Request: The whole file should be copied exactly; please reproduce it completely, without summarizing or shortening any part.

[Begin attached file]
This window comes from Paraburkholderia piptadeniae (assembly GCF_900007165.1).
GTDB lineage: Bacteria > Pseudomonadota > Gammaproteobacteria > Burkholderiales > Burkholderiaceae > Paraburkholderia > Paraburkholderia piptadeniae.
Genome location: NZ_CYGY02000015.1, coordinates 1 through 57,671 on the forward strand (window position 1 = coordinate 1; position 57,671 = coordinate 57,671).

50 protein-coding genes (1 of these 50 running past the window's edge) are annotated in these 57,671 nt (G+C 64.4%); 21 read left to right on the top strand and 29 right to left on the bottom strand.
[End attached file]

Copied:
This window comes from Paraburkholderia piptadeniae (assembly GCF_900007165.1).
GTDB lineage: Bacteria > Pseudomonadota > Gammaproteobacteria > Burkholderiales > Burkholderiaceae > Paraburkholderia > Paraburkholderia piptadeniae.
Genome location: NZ_CYGY02000015.1, coordinates 1 through 57,671 on the forward strand (window position 1 = coordinate 1; position 57,671 = coordinate 57,671).

50 protein-coding genes (1 of these 50 running past the window's edge) are annotated in these 57,671 nt (G+C 64.4%); 21 read left to right on the top strand and 29 right to left on the bottom strand.